HP today unveiled a new Big Data platform called HAVEn that brings together a number of its software, hardware and IT services assets under a single computing and analytics framework. HAVEn itself stands for Hadoop, Autonomy, Vertica, Enterprise Security and the “number” of Big Data applications that can be built atop the new platform.
While most of the technologies that make up HAVEn are not new, HP is putting forth a unified framework that improves the ability of the products to connect and interoperate. The framework includes over 700 connectors to feed structured, multi-structured and unstructured data into the platform. Data can be sourced from traditional enterprise sources, including enterprise data warehouses, as well as machine-generated data created by IT infrastructure, social and Web-based data, and unstructured text from corporate documents and emails.
The goal, of course, is to enable HP’s enterprise and government customers to make sense of the flood of data being generated inside and outside corporate firewalls. That requires Big Data platforms to possess the ability to ingest, store, process, manage, secure, analyze and productionize data of any type, size and speed.
From an infrastructure perspective, HAVEn is well positioned among competing Big Data platforms. HP is the second largest provider of Big Data hardware (Big Data hardware revenue of $225.76m in 2012), including its ProLiant x86 servers and converged Big Data systems for Vertica and Hadoop.
HAVEn also includes data management capabilities in the form of the ArcSight Logger engine. Vertica is a well-established MPP database for high-speed data ingestion and real-time analytics against structured data, while Autonomy brings unstructured text analytics capabilities to the platform.
On the applications front, HP announced a new application built on HAVEn called HP Operations Analytics. It is built on top of HAVEn and collects, stores and analyzes IT events, incident, performance metrics, application topology and log data generated by IT infrastructure. It includes real-time analytics capabilities via Vertica and a natural language-based interface for IT administers to troubleshoot infrastructure problems, presumably based on Autonomy’s technology.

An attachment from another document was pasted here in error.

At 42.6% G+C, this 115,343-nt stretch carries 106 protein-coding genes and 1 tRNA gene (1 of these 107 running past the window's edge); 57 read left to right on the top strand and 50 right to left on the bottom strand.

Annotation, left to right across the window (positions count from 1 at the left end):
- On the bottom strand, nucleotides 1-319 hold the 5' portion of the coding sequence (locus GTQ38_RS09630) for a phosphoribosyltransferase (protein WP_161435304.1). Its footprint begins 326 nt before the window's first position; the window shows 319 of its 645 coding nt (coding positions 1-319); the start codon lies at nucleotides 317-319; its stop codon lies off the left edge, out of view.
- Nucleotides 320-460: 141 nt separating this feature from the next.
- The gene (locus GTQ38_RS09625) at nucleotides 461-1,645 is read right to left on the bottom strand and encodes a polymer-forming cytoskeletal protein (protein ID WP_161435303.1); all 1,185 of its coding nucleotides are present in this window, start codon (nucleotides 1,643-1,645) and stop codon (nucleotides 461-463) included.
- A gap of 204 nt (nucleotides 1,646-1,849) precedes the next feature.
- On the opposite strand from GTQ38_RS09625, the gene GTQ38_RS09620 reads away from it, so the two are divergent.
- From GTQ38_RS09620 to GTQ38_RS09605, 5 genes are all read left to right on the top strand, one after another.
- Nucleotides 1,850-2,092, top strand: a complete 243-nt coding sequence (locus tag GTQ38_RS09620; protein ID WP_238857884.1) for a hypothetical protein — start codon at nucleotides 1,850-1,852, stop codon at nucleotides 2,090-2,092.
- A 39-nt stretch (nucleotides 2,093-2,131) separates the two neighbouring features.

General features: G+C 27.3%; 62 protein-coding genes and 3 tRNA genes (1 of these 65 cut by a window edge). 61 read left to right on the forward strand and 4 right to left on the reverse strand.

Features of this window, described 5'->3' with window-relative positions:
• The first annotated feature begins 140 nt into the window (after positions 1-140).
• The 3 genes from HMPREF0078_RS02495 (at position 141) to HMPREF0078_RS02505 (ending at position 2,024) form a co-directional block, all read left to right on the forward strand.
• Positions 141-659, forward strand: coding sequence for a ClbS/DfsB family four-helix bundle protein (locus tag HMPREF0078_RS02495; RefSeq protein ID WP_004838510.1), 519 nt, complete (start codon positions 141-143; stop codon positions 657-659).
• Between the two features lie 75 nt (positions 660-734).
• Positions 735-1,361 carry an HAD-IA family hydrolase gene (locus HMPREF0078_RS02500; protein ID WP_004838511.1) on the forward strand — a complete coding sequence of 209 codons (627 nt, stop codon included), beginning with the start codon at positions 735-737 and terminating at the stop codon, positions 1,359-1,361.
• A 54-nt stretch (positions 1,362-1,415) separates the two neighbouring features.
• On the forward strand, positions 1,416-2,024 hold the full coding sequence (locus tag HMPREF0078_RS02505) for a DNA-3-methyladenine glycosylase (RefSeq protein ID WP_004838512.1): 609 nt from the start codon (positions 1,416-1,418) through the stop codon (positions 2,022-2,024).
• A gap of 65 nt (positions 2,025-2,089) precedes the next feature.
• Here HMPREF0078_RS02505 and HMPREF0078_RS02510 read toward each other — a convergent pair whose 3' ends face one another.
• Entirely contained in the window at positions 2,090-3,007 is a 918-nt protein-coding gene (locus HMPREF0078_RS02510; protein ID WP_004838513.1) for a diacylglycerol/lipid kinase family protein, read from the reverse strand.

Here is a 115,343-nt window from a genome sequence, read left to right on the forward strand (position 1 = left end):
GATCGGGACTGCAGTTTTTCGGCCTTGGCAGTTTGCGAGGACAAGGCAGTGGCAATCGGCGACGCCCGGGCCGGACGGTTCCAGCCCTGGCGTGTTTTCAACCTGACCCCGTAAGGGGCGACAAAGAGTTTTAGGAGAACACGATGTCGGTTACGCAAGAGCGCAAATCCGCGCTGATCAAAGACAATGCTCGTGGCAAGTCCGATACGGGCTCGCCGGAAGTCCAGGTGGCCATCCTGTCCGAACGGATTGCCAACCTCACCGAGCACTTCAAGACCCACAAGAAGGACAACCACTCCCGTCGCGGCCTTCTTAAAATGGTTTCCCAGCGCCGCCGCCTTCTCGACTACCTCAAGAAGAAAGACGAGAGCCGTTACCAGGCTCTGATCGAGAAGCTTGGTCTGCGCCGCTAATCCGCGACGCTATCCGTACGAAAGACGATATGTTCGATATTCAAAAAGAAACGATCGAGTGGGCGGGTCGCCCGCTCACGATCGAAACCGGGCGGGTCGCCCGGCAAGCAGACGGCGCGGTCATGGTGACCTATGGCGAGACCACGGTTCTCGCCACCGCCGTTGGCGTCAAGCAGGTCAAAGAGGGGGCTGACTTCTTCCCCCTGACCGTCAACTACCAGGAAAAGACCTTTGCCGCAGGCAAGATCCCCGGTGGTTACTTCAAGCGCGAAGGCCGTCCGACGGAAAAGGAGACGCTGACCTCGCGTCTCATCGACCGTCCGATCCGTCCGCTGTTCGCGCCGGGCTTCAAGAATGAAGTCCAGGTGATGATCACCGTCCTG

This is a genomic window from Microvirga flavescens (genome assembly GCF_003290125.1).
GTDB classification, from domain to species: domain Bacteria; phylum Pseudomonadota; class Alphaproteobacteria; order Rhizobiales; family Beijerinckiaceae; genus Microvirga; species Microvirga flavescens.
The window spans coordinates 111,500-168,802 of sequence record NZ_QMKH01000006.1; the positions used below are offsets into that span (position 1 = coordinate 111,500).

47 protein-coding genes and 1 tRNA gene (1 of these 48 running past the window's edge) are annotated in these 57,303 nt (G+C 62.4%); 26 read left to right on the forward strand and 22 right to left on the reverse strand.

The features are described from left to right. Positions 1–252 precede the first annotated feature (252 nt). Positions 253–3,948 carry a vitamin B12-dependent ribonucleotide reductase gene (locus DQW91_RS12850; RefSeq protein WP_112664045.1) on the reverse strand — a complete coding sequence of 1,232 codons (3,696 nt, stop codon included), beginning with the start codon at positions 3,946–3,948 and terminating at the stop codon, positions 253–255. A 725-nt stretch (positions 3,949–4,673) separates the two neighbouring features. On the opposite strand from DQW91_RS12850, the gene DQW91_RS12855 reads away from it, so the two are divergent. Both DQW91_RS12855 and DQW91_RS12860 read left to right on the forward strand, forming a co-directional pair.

HP’s services organization also outlined a handful of new business-focused Big Data applications aimed at “offer optimization, procurement optimization, inventory optimization and field force optimization.”
HP said its services organization will work with customers to architect optimal HAVEn deployments depending on use case.
Big Data Opportunities and Challenges for HP
HP clearly has the majority of technology needed to build a comprehensive Big Data platform. It’s converged infrastructure offerings provide cost-effective hardware deployment options.
HP also embraces an open ecosystem approach, including partnerships with the three major Hadoop vendors – Cloudera, Hortonworks and MapR – providing peace-of-mind to customers vis-à-vis vendor lock-in. This is in direct contrast to the platform being built by Pivotal, which steers customers to its proprietary flavor of Hadoop, PivotalHD.
The challenges for HP regarding HAVEn are three-fold:
- Execution. HP needs to deliver customer proof-points that establish HAVEn as a true platform and not simply a collection of disparate technologies with a new name. This requires orchestration and workload management capabilities that govern the flow of data through the platform to the appropriate sub-components (i.e. Vertica for real-time workloads, Autonomy for unstructured data analysis, etc.)
- Cloud. Big Data workloads are increasingly moving to the cloud, where Wikibon expects industry vertical-specific “mega-datacenters” to develop over the next five to ten years. HAVEn must be optimized for cloud deployments and provide customers flexible deployment options.
- Applications. While HP is well positioned to develop IT-facing Big Data applications, it has significantly less experience developing business-focused applications (Big Data or otherwise), which is where the bulk of value from Big Data will be generated. HP must embrace its partner ecosystem, namely business intelligence and ISV partners, to build compelling business-facing application atop HAVEn.
Action Item: Wikibon recommends CIOs include HAVEn when evaluating Big Data platform options, focusing on the challenges outlined above. Take advantage of Vertica’s free community edition, which includes the ability to analyze up to a terabyte of data at no charge, where real-time analytics capabilities are at the forefront. Press HP to outline its strategy for developing compelling Big Data applications for specific business challenges.